Committed to democracy but mindful of the realities that impede its progress, Mohammad Ashraf Ghani, President of the Islamic Republic of Afghanistan, cautioned against quick fixes for his nation, telling participants at the World Economic Forum Annual Meeting that the complicated nature of the protracted war in Afghanistan requires patience, engagement and a US exit strategy premised on mutual interest.
Responding to reports earlier this week that the United States had reached a deal with the Taliban in talks in Doha, Qatar, the Afghan leader said the complex nexus of relationships in which the militant group is engaged means there will be no shortcuts to peace. The Taliban, said Ghani, is a group that has cultured relationships with “all known terrorist groups and the heroin mafia” – meaning that any agreement will also carry with it a web of other relationships to negotiate.
“Peace is an imperative, a war that has gone on for 17 years must come to an end, but this war is multidimensional,” said Ghani. “There are very strong levels of interrelationships and it is not as simple as to arrive at a date and think that the war simply ends because of that.”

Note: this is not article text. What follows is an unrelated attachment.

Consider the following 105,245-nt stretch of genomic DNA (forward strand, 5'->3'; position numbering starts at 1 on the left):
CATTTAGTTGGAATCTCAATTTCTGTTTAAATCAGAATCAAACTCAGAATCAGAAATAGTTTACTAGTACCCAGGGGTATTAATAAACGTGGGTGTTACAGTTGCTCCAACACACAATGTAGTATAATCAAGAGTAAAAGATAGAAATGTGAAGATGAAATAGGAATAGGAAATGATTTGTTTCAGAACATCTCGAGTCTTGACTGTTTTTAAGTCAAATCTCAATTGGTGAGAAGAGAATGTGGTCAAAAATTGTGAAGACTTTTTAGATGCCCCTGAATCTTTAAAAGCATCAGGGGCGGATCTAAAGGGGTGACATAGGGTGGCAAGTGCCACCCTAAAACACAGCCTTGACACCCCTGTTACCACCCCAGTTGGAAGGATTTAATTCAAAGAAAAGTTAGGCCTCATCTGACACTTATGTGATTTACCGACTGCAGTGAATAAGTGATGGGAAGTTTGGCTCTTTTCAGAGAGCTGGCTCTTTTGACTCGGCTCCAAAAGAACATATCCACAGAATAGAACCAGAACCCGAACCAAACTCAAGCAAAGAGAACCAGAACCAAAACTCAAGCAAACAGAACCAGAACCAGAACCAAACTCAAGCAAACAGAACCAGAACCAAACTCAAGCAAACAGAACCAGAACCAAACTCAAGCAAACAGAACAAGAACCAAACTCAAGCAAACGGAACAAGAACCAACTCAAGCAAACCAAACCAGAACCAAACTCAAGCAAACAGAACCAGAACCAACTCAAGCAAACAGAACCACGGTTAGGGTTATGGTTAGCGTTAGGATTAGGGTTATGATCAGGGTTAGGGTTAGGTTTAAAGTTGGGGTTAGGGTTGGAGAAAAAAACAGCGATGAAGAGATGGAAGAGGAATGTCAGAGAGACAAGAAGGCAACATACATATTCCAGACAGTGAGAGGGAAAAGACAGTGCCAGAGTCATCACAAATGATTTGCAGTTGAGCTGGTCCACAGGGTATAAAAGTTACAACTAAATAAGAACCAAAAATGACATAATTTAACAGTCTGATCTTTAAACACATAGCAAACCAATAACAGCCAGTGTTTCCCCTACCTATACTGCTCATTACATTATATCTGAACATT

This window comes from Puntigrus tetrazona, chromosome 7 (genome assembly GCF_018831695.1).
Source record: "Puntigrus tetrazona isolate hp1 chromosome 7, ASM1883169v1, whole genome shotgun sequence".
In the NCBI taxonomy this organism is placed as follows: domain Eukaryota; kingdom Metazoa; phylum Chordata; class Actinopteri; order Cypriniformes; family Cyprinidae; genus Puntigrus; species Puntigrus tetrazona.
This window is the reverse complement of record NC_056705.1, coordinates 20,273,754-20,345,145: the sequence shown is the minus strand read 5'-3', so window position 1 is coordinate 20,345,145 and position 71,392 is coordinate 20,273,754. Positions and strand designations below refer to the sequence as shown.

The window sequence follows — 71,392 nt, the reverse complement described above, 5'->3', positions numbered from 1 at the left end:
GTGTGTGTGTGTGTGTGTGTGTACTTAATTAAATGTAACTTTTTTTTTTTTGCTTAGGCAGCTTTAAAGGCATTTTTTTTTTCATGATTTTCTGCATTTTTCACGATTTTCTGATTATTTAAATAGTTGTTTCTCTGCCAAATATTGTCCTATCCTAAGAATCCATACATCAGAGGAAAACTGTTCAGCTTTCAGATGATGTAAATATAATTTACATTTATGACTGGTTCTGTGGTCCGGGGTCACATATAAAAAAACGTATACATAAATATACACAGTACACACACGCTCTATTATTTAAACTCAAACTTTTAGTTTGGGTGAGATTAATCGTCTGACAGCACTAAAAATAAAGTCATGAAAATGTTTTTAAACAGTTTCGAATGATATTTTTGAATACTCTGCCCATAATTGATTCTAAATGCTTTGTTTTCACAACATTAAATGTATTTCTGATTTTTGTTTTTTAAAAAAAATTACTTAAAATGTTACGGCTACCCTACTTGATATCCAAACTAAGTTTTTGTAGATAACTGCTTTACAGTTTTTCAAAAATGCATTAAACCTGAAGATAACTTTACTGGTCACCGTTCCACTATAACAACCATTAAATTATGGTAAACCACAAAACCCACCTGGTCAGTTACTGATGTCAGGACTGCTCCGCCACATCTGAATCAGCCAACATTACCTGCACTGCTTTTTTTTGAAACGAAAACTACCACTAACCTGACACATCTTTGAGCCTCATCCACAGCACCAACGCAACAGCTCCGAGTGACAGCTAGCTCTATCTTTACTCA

Of the recent talks in Doha, Ghani said: “There is discussion, but this discussion needs to be shared back. A discussion that does not involve the region will not last … If we don’t get all the pieces right, one piece will not suffice.”
Ghani said that while the Taliban and ISIS remain a threat to South Asia and the West, ultimately the goal is for Afghanistan to stand on its own. “Our goal is to become a partner not a dependent,” he remarked, “Because of this we need to be able to pay for ourselves, for our security.”
Ghani paid tribute to the US soldiers that have lost their lives in the Afghan conflict and addressed talk of a US withdrawal, saying the two countries must reach an agreement based on mutual interest. “The US is not there because it is fighting in Afghanistan; it is fighting for its security. We have engaged in a very open dialogue, the US as a sovereign power is entitled to leave, but we need to get the departure right,” said Ghani.
Seeking re-election in July, Ghani argued that Afghanistan is slowly turning a corner, pointing to an increasing number of women involved in the democratic process, and huge demographic change yielding positive results. “We lost three generations to war and this is the first time that Afghans have gone from refugee camps to the best universities on Earth,” he proclaimed, before expounding on recent legislative gains. “The rules of the game are now placed in the constitution, 390 new laws have been passed in the last four-and-a-half years and I am confident we can turn the corner.”
Affirming that democracy is the best solution for the Afghan people, Ghani also said: “Democracy is not an overnight dose, more an injection. Democracy-building requires patience.” He added: “I think we are at the cusp with the elections and I hope that the transition will consolidate this, and we will be able to show that the investment made was worth it.”